The L-word: Having moved from Houston in June, I've kept up with the happenings of the city through your Internet version of the Houston Press. Thank you for that service.
While I'm not a Houston native (I lived there only 18 months), there were many aspects of the city that I enjoyed and now miss. The politics of the city, the county and the state are the least of what I miss. I'm sorry to have to use this word, but being a liberal, I was totally out of place in conservative Harris County.
I'm glad to be in New Mexico, where I can breathe -- both literally and politically. Your article on Enron CEO Ken Lay ["Lay of the Land," by Richard Connelly, January 3] was great. Its tongue-in-cheek style was probably the best writing I would have seen in any newspaper in Houston on the subject.
Courting the Vote
Politics and judges: I commend you for the Insider article on the resurgence of the Democratic Party in Harris County [by Tim Fleck, January 3]. You could have been a little fairer to me by listing me as one of those former judges, along with judges Ruben Guerrero and Al Leal, who lost office in the GOP sweep.
The real issue, which I hope you will explore between now and the November general election, is the manner in which we elect judges in Texas and what judicial candidates have to do in order to become their party's nominee and ultimately a judge.
The sad fact is, and has been amply demonstrated in virtually every election since 1980 in Harris County, the fate of the top of the ticket determines the outcome of judicial elections. For example, the unexpected defeat of Ann Richards by then-governor Bush in 1994 sealed the fate of 19 incumbent Democratic judges, myself included. I believe most informed political observers would readily agree that very few of those 19 judges would have been defeated in a nonpartisan election.
In fairness, this phenomenon has cut both ways, but the last Democratic victory year was 1982, when Mark White was elected governor and defeated a small number of Republican judges.
The point of your article is correct: The resurgence of the local Democratic Party is, in part, attributable to the expectation that the statewide Democratic ticket in 2002 will be viable and will sweep local candidates into office. However, this should not come as any surprise. It is exactly what the Republicans have been doing successfully since 1980.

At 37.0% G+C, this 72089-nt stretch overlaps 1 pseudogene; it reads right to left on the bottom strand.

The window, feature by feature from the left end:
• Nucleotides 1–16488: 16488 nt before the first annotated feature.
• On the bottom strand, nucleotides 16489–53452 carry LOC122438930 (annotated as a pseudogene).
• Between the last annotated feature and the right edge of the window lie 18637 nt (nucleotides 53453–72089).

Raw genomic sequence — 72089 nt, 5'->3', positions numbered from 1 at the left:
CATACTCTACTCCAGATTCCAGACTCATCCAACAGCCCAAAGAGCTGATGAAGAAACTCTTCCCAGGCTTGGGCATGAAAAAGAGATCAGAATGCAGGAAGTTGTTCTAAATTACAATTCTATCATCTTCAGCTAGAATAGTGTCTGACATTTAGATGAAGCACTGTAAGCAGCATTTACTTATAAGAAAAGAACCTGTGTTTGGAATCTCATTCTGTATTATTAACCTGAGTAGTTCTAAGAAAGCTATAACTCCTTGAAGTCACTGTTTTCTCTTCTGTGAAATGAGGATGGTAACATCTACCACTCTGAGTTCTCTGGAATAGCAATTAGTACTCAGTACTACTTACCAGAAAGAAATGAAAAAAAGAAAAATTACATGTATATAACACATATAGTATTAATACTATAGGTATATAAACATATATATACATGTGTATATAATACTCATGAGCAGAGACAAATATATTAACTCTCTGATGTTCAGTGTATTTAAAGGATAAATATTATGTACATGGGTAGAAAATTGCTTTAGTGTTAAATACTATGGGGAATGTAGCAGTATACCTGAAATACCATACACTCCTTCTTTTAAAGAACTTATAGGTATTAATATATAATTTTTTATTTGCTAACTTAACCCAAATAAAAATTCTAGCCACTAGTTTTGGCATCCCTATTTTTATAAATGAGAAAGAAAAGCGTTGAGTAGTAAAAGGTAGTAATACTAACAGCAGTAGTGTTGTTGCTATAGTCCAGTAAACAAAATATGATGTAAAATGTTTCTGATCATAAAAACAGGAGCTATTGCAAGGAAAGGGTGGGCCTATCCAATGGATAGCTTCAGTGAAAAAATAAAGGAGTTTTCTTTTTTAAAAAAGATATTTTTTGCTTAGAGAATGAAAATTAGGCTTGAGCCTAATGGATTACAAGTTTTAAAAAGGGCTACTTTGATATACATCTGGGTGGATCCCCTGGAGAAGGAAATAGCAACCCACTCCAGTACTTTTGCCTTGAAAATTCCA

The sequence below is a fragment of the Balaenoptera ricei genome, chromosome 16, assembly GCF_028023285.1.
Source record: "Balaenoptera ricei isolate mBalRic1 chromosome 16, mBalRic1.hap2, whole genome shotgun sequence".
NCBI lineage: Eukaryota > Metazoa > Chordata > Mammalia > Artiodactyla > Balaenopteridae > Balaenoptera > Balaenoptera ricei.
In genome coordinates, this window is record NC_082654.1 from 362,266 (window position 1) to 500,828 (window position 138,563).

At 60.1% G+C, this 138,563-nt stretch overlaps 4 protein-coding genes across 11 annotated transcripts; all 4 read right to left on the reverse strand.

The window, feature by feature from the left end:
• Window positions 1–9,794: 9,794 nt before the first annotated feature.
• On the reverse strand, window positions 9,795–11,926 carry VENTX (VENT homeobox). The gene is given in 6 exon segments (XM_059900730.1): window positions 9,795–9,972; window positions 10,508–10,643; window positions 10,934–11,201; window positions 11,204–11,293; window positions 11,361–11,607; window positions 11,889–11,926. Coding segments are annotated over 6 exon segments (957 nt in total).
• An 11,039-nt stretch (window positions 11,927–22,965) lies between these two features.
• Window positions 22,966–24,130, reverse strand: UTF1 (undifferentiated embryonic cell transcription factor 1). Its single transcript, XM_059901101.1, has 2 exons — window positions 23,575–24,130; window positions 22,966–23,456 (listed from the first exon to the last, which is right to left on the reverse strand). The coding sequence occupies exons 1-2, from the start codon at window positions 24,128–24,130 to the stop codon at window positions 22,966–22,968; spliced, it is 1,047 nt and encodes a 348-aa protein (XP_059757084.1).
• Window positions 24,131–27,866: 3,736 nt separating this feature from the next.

I hope you will explore whether this is the way we should be electing judges, whom we expect to render fair, impartial, nonpartisan decisions, by not being influenced by those special interest groups, political factions, and ideologies and financial contributions, upon which our election will depend.
Thanks again for a fair, balanced article.
A. Robert Hinojosa
Firearms are fine: Regarding "Gays with Guns" [Night & Day, by Dylan Otto Krider, January 3], we are all charged with the responsibility to provide for our defense, and personal firearms serve those who choose them (and develop and maintain proficiency) well.
No governmental or other entity has any enforceable duty to protect any individual. More power to those who operate under the "enlightened self-interest" and personal responsibility illustrated here.
Straight shooters: Thanks for the very nice article on Pink Pistols. We were concerned that, with the Press's leftist outlook, the article could come out biased against us. Instead, you produced a generally truthful story.
Only one problem of note: You leave the impression that straight gun owners generally have problems with us queer shooters. I thought I told you that they were a small minority, but that most were either supportive or intrigued by the idea. Nothing I would fuss and fume about, just a notation I made.
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